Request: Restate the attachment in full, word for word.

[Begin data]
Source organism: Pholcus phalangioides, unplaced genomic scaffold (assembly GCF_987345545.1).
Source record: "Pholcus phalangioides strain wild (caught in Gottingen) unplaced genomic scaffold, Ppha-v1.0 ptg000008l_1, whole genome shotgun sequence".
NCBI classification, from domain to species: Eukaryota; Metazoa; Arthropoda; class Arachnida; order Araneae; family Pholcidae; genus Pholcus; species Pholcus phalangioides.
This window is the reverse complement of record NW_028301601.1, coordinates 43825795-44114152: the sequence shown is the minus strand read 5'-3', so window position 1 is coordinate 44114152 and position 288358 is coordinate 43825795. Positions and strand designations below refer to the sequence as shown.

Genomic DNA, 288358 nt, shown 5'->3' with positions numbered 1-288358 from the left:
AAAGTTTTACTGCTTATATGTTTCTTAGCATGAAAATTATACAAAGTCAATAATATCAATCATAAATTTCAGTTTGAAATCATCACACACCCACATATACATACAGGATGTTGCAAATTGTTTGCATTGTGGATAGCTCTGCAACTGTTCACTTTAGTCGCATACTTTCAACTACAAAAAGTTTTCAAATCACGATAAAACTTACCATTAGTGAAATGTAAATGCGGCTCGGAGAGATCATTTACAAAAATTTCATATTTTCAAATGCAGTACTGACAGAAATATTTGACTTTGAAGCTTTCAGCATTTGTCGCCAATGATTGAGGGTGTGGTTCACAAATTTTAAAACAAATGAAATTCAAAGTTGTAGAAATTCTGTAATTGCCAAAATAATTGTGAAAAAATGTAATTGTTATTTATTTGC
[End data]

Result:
Source organism: Pholcus phalangioides, unplaced genomic scaffold (assembly GCF_987345545.1).
Source record: "Pholcus phalangioides strain wild (caught in Gottingen) unplaced genomic scaffold, Ppha-v1.0 ptg000008l_1, whole genome shotgun sequence".
NCBI classification, from domain to species: Eukaryota; Metazoa; Arthropoda; class Arachnida; order Araneae; family Pholcidae; genus Pholcus; species Pholcus phalangioides.
This window is the reverse complement of record NW_028301601.1, coordinates 43825795-44114152: the sequence shown is the minus strand read 5'-3', so window position 1 is coordinate 44114152 and position 288358 is coordinate 43825795. Positions and strand designations below refer to the sequence as shown.

Genomic DNA, 288358 nt, shown 5'->3' with positions numbered 1-288358 from the left:
AAAGTTTTACTGCTTATATGTTTCTTAGCATGAAAATTATACAAAGTCAATAATATCAATCATAAATTTCAGTTTGAAATCATCACACACCCACATATACATACAGGATGTTGCAAATTGTTTGCATTGTGGATAGCTCTGCAACTGTTCACTTTAGTCGCATACTTTCAACTACAAAAAGTTTTCAAATCACGATAAAACTTACCATTAGTGAAATGTAAATGCGGCTCGGAGAGATCATTTACAAAAATTTCATATTTTCAAATGCAGTACTGACAGAAATATTTGACTTTGAAGCTTTCAGCATTTGTCGCCAATGATTGAGGGTGTGGTTCACAAATTTTAAAACAAATGAAATTCAAAGTTGTAGAAATTCTGTAATTGCCAAAATAATTGTGAAAAAATGTAATTGTTATTTATTTGC